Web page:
My female colleagues are exemplars of aptitude and motivation; despite the professional barriers they must overcome.
Despite the evidence, a few high-profile academics disregard these factors when reflecting on the dearth of women in science. Harvard Psychologist Dr. Steven Pinker posed that innate biological differences in aptitude and motivation explain the fall in gender-parity with rank ascension, citing IQ , SAT, personality test scores. In response to Pinker’s statements, Harvard psychologist Dr. Elizabeth Spelke and the late Stanford Neurobiologist Dr. Ben Barres refuted the ‘innate differences’ explanation and instead cited studies showing that women perform as good as men on a variety of mathematical aptitude tests, and cited a compendium of studies implicating implicit biases as professional barriers. Comments like those made by Dr. Pinker contribute to a climate of prejudice against women in science. They puncture holes in the pipeline.
Personally, the statements like those made by Dr. Pinker strike me as clearly inaccurate. Every day I work alongside dozens of women who apply exacting scientific rigor and creative problem-solving to their science. I notice women who come in early to devour literature so that they can mentor a new scientist during the day and stay after-hours to perform their own experiments. I see women attending seminars to stay on top of their fields, engaging the community in outreach events, and assuming leadership positions on committees to build a more inclusive system. My female colleagues are exemplars of aptitude and motivation; despite the professional barriers they must overcome. It should come as no surprise that their sterling work-ethic and robust resilience reflects the impact of their scientific contributions.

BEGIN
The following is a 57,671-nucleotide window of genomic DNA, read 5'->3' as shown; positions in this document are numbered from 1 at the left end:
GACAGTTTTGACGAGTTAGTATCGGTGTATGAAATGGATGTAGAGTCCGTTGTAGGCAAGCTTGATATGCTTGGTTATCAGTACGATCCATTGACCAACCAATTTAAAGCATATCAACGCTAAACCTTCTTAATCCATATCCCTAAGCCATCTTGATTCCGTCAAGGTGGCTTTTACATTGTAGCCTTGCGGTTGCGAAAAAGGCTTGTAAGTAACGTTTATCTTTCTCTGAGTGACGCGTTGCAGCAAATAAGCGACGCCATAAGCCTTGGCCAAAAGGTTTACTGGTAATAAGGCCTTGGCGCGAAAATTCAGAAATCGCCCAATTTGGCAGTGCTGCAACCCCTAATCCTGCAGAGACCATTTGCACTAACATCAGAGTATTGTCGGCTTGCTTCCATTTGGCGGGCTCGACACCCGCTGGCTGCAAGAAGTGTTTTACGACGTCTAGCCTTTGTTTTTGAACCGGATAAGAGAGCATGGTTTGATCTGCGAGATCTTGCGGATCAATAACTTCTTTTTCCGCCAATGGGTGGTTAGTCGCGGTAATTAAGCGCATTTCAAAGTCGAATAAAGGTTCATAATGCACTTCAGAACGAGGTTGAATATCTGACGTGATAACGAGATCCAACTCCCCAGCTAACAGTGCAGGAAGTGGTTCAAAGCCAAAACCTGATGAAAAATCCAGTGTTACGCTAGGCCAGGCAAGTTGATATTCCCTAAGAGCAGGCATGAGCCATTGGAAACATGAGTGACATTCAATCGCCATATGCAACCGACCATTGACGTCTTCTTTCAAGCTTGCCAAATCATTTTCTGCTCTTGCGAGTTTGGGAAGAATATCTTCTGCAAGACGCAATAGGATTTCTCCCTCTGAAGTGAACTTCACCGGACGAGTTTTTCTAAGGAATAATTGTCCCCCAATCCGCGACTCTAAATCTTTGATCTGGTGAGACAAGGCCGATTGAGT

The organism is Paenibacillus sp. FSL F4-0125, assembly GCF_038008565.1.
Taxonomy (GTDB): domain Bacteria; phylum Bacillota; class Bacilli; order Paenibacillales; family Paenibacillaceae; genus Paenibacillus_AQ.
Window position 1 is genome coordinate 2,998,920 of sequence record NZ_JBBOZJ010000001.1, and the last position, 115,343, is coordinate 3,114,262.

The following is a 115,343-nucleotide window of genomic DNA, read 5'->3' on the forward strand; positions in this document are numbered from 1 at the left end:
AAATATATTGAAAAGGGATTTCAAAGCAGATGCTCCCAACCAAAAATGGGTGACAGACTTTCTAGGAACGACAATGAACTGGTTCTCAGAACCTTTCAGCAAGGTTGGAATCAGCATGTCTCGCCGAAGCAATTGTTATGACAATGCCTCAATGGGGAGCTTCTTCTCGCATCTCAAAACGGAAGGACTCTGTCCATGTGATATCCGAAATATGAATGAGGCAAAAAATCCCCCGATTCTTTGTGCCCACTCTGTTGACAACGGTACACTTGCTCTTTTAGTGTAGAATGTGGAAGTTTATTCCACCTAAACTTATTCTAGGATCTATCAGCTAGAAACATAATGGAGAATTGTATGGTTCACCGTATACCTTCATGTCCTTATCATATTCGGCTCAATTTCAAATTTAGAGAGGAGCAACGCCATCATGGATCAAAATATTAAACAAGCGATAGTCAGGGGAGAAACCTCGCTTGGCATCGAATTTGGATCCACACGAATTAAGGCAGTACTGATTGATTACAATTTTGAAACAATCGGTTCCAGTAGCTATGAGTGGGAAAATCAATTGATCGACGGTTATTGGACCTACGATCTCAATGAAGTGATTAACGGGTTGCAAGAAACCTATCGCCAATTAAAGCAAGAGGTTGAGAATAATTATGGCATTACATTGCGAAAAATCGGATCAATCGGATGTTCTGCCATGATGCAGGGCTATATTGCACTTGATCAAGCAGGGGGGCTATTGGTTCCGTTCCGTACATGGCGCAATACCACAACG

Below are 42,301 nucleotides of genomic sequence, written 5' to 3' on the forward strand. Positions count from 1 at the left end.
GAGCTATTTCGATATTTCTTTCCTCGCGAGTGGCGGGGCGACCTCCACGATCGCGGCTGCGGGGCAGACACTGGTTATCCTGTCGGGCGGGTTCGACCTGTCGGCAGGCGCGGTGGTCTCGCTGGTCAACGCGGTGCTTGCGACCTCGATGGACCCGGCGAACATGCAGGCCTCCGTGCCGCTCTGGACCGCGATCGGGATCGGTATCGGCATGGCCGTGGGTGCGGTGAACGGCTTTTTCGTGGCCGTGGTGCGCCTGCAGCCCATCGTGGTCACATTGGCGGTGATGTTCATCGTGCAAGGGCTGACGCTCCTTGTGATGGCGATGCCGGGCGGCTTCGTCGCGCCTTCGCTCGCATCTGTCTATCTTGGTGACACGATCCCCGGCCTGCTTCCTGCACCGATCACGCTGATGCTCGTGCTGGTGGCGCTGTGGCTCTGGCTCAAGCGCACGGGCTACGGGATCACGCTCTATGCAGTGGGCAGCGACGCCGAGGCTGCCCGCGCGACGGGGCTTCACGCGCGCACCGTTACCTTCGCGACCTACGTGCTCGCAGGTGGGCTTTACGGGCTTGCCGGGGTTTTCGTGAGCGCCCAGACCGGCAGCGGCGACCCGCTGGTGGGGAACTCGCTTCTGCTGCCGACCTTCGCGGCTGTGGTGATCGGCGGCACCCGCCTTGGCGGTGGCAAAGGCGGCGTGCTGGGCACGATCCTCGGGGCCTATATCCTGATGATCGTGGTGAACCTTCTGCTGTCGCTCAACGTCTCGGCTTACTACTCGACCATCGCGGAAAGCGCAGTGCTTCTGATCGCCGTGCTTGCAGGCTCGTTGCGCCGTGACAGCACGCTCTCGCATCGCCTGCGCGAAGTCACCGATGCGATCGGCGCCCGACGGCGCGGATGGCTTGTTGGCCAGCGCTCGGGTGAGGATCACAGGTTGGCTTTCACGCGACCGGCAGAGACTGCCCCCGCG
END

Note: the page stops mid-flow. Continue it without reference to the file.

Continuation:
Just in my short life, I saw the field of biology revolutionized by the minds of Dr.’s Jennifer Doudna and Emmanuel Charpentier with the invention of the CRISPR Cas9 system as the gene-editing technology that may forever shape humanity. I read of Maryam Mirzakhani who won the Fields Medal in 2014 for her contributions to the geometry of Reimann surfaces. And most recently, I delighted in the news of the first picture of the black-hole; a triumph made possible by Dr. Katie Bouman’s imaging algorithms. One need not look far to find evidence of motivated, competent women with revolutionary contributions.
As a society, we can do better in acknowledging, publicizing, and celebrating the accomplishments of women and minorities in all professions. My family and community have done their best to help me thrive in a space where my contributions might often be overlooked and dismissed, but it doesn't have to be like this. I dream that we will one day live in a nation where women will not be judged by their gender, but by the content of our character, and our contribution to the field. I also know that one day mothers will give the most beautiful names to their daughters because our names are no barrier to success. It is time that we make sure that everyone gets to enjoy the good-life that science brings and the recognition that they deserve.